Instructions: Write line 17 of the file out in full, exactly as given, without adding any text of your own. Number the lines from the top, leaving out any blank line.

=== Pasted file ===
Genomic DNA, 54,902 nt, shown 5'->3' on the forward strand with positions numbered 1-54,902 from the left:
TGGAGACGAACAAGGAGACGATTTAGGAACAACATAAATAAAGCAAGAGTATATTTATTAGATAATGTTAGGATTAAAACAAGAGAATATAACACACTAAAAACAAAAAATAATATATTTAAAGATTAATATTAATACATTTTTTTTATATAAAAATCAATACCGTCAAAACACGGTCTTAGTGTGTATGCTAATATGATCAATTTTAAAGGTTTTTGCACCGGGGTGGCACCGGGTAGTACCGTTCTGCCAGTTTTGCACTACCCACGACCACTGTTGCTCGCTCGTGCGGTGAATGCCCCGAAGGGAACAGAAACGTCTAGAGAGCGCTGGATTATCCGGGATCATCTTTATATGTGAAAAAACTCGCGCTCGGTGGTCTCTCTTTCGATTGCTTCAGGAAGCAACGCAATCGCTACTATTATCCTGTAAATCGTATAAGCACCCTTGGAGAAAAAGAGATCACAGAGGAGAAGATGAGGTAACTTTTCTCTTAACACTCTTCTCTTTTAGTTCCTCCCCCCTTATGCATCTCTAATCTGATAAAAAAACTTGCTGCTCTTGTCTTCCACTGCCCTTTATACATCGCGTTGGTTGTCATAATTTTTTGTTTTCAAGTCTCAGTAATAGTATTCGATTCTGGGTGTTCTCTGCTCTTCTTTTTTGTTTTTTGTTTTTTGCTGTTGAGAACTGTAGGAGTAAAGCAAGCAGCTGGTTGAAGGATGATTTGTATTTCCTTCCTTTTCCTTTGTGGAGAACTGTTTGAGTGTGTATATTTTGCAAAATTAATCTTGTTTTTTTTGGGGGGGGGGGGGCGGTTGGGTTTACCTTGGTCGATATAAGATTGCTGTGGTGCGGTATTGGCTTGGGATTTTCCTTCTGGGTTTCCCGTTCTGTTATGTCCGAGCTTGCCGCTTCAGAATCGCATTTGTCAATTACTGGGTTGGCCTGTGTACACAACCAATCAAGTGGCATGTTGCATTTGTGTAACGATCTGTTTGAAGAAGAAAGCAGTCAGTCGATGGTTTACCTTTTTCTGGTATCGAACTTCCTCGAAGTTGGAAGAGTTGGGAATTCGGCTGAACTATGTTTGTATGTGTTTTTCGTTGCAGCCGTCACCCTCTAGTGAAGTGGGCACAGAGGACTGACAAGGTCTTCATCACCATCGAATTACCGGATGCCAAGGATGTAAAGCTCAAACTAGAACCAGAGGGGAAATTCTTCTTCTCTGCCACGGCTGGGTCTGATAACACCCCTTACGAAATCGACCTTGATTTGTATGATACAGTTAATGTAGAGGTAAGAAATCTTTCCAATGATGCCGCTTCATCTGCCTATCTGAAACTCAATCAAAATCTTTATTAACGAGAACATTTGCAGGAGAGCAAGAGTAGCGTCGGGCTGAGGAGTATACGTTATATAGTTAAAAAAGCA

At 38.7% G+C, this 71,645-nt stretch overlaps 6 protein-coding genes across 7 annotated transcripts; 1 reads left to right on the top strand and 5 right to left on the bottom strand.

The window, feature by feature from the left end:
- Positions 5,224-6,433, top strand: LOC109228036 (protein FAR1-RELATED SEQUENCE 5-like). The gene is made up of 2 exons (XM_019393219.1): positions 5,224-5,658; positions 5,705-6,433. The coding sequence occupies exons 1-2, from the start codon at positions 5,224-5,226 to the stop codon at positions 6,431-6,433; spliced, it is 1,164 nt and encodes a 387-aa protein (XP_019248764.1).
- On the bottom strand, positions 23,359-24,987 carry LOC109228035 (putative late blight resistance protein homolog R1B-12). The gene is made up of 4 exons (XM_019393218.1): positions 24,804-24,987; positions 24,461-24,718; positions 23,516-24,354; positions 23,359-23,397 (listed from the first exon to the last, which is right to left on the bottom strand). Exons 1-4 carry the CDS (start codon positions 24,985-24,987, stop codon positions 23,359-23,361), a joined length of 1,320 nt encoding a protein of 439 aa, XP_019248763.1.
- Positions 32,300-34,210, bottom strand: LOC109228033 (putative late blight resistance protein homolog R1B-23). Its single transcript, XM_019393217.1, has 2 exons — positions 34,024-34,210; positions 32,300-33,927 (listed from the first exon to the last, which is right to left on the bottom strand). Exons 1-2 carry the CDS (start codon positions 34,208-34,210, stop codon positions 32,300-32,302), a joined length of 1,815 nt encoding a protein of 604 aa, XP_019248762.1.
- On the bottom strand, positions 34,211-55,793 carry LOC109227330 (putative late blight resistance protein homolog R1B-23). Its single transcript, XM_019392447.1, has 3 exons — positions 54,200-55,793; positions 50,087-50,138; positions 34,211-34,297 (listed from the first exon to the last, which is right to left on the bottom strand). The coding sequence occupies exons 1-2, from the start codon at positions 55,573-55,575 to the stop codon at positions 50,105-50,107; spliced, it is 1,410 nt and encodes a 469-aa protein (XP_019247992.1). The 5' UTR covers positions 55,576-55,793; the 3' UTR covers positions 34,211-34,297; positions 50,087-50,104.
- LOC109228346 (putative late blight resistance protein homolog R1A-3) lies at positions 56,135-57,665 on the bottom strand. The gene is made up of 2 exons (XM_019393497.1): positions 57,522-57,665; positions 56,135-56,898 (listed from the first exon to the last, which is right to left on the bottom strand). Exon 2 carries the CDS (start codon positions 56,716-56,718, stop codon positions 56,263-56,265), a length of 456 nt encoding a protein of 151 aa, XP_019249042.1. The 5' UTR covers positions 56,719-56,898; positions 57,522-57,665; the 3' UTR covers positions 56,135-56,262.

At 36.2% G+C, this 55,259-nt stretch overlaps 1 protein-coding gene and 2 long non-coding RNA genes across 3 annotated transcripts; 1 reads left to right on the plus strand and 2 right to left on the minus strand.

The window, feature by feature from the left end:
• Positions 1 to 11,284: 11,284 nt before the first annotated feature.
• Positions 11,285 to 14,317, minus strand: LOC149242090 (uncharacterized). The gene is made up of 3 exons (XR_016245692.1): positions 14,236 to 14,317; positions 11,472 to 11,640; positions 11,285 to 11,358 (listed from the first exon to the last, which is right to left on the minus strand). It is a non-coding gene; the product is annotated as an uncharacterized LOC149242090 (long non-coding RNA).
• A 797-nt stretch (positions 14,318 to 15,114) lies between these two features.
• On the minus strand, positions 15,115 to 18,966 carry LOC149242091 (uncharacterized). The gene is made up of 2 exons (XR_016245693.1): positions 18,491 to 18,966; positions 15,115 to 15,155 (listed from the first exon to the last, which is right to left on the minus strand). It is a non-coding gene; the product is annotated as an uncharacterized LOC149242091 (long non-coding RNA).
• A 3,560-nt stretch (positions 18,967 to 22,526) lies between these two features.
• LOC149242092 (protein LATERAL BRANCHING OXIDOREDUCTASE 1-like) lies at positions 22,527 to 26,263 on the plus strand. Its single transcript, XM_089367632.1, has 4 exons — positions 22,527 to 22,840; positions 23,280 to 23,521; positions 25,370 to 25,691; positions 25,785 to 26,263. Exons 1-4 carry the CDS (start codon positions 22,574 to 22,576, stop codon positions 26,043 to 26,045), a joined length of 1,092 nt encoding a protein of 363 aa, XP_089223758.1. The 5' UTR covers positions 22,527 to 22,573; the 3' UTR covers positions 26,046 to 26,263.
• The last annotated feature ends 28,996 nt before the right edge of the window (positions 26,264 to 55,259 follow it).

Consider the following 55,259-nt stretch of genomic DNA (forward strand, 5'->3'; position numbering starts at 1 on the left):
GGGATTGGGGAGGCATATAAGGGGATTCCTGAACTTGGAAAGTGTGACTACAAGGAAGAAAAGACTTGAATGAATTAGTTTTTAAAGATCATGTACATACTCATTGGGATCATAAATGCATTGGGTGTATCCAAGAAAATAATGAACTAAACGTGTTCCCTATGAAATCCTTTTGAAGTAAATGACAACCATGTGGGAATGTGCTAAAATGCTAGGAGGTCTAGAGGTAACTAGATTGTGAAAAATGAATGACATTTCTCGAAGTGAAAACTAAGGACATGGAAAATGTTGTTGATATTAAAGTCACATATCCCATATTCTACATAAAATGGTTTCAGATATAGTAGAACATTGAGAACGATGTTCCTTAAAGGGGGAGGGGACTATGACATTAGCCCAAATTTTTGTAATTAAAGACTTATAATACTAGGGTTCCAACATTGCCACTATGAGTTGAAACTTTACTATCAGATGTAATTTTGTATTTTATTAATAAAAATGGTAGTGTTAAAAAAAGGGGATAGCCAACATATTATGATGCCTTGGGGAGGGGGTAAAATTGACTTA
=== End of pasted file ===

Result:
• LOC149242092 (protein LATERAL BRANCHING OXIDOREDUCTASE 1-like) lies at positions 22,527 to 26,263 on the plus strand. Its single transcript, XM_089367632.1, has 4 exons — positions 22,527 to 22,840; positions 23,280 to 23,521; positions 25,370 to 25,691; positions 25,785 to 26,263. Exons 1-4 carry the CDS (start codon positions 22,574 to 22,576, stop codon positions 26,043 to 26,045), a joined length of 1,092 nt encoding a protein of 363 aa, XP_089223758.1. The 5' UTR covers positions 22,527 to 22,573; the 3' UTR covers positions 26,046 to 26,263.